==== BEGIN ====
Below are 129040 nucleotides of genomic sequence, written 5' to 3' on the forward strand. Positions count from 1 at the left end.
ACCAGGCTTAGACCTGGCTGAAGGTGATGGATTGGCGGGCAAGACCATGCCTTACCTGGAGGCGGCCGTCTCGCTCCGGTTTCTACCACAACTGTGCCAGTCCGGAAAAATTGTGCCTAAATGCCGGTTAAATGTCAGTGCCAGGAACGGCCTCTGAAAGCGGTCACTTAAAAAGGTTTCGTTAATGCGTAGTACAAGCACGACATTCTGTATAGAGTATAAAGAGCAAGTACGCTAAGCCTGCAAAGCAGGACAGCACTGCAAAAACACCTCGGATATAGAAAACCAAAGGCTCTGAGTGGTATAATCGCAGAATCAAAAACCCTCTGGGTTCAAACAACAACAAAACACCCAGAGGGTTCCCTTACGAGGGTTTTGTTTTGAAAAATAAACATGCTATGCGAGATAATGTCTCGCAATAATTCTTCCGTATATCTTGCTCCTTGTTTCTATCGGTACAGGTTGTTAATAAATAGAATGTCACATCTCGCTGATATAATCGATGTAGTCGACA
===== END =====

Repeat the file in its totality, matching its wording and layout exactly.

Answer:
Below are 129040 nucleotides of genomic sequence, written 5' to 3' on the forward strand. Positions count from 1 at the left end.
ACCAGGCTTAGACCTGGCTGAAGGTGATGGATTGGCGGGCAAGACCATGCCTTACCTGGAGGCGGCCGTCTCGCTCCGGTTTCTACCACAACTGTGCCAGTCCGGAAAAATTGTGCCTAAATGCCGGTTAAATGTCAGTGCCAGGAACGGCCTCTGAAAGCGGTCACTTAAAAAGGTTTCGTTAATGCGTAGTACAAGCACGACATTCTGTATAGAGTATAAAGAGCAAGTACGCTAAGCCTGCAAAGCAGGACAGCACTGCAAAAACACCTCGGATATAGAAAACCAAAGGCTCTGAGTGGTATAATCGCAGAATCAAAAACCCTCTGGGTTCAAACAACAACAAAACACCCAGAGGGTTCCCTTACGAGGGTTTTGTTTTGAAAAATAAACATGCTATGCGAGATAATGTCTCGCAATAATTCTTCCGTATATCTTGCTCCTTGTTTCTATCGGTACAGGTTGTTAATAAATAGAATGTCACATCTCGCTGATATAATCGATGTAGTCGACA